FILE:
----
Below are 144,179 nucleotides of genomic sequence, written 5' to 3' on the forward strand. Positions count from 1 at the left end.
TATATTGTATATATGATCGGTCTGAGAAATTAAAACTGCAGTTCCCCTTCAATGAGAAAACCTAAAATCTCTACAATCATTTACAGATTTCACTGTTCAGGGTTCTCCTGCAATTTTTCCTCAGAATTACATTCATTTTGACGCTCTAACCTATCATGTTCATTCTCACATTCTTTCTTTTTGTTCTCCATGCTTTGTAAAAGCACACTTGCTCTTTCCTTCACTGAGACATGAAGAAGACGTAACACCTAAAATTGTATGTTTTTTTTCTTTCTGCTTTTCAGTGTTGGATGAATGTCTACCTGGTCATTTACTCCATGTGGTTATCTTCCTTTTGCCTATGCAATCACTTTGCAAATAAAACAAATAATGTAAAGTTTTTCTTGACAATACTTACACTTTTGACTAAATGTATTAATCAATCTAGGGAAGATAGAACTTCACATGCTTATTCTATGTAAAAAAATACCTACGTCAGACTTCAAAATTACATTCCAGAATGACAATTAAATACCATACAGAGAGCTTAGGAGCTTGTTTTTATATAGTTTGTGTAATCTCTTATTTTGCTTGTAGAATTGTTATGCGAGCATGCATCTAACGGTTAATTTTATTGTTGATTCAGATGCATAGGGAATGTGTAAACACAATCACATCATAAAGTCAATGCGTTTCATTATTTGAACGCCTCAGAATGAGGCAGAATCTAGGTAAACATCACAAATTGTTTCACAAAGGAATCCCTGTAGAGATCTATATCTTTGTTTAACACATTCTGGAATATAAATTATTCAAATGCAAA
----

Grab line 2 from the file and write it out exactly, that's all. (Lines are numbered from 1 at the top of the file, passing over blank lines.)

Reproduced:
TATATTGTATATATGATCGGTCTGAGAAATTAAAACTGCAGTTCCCCTTCAATGAGAAAACCTAAAATCTCTACAATCATTTACAGATTTCACTGTTCAGGGTTCTCCTGCAATTTTTCCTCAGAATTACATTCATTTTGACGCTCTAACCTATCATGTTCATTCTCACATTCTTTCTTTTTGTTCTCCATGCTTTGTAAAAGCACACTTGCTCTTTCCTTCACTGAGACATGAAGAAGACGTAACACCTAAAATTGTATGTTTTTTTTCTTTCTGCTTTTCAGTGTTGGATGAATGTCTACCTGGTCATTTACTCCATGTGGTTATCTTCCTTTTGCCTATGCAATCACTTTGCAAATAAAACAAATAATGTAAAGTTTTTCTTGACAATACTTACACTTTTGACTAAATGTATTAATCAATCTAGGGAAGATAGAACTTCACATGCTTATTCTATGTAAAAAAATACCTACGTCAGACTTCAAAATTACATTCCAGAATGACAATTAAATACCATACAGAGAGCTTAGGAGCTTGTTTTTATATAGTTTGTGTAATCTCTTATTTTGCTTGTAGAATTGTTATGCGAGCATGCATCTAACGGTTAATTTTATTGTTGATTCAGATGCATAGGGAATGTGTAAACACAATCACATCATAAAGTCAATGCGTTTCATTATTTGAACGCCTCAGAATGAGGCAGAATCTAGGTAAACATCACAAATTGTTTCACAAAGGAATCCCTGTAGAGATCTATATCTTTGTTTAACACATTCTGGAATATAAATTATTCAAATGCAAA